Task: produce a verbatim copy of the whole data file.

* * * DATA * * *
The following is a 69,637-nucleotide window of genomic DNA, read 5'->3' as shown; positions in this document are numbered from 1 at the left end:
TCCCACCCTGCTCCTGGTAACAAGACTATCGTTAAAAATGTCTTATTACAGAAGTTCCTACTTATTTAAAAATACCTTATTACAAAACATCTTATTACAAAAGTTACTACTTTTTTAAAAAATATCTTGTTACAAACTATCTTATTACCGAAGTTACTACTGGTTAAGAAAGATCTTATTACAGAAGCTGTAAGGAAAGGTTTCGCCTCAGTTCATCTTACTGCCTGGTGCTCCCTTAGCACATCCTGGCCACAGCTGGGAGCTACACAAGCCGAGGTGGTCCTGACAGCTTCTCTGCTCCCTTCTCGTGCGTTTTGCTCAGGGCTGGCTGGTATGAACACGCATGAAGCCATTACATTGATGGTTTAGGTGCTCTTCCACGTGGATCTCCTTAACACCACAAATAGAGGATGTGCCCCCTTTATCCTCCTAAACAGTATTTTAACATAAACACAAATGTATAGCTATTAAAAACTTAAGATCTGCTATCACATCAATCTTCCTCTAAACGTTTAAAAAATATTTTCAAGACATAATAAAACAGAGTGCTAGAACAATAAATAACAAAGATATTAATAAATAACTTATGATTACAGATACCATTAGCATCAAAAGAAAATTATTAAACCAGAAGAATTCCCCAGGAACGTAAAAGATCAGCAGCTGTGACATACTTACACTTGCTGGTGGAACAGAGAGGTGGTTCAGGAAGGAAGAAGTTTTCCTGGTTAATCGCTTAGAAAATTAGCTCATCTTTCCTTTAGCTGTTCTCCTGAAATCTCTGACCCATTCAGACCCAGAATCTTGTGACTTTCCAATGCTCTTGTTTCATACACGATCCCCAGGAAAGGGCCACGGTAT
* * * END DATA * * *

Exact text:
The following is a 69,637-nucleotide window of genomic DNA, read 5'->3' as shown; positions in this document are numbered from 1 at the left end:
TCCCACCCTGCTCCTGGTAACAAGACTATCGTTAAAAATGTCTTATTACAGAAGTTCCTACTTATTTAAAAATACCTTATTACAAAACATCTTATTACAAAAGTTACTACTTTTTTAAAAAATATCTTGTTACAAACTATCTTATTACCGAAGTTACTACTGGTTAAGAAAGATCTTATTACAGAAGCTGTAAGGAAAGGTTTCGCCTCAGTTCATCTTACTGCCTGGTGCTCCCTTAGCACATCCTGGCCACAGCTGGGAGCTACACAAGCCGAGGTGGTCCTGACAGCTTCTCTGCTCCCTTCTCGTGCGTTTTGCTCAGGGCTGGCTGGTATGAACACGCATGAAGCCATTACATTGATGGTTTAGGTGCTCTTCCACGTGGATCTCCTTAACACCACAAATAGAGGATGTGCCCCCTTTATCCTCCTAAACAGTATTTTAACATAAACACAAATGTATAGCTATTAAAAACTTAAGATCTGCTATCACATCAATCTTCCTCTAAACGTTTAAAAAATATTTTCAAGACATAATAAAACAGAGTGCTAGAACAATAAATAACAAAGATATTAATAAATAACTTATGATTACAGATACCATTAGCATCAAAAGAAAATTATTAAACCAGAAGAATTCCCCAGGAACGTAAAAGATCAGCAGCTGTGACATACTTACACTTGCTGGTGGAACAGAGAGGTGGTTCAGGAAGGAAGAAGTTTTCCTGGTTAATCGCTTAGAAAATTAGCTCATCTTTCCTTTAGCTGTTCTCCTGAAATCTCTGACCCATTCAGACCCAGAATCTTGTGACTTTCCAATGCTCTTGTTTCATACACGATCCCCAGGAAAGGGCCACGGTAT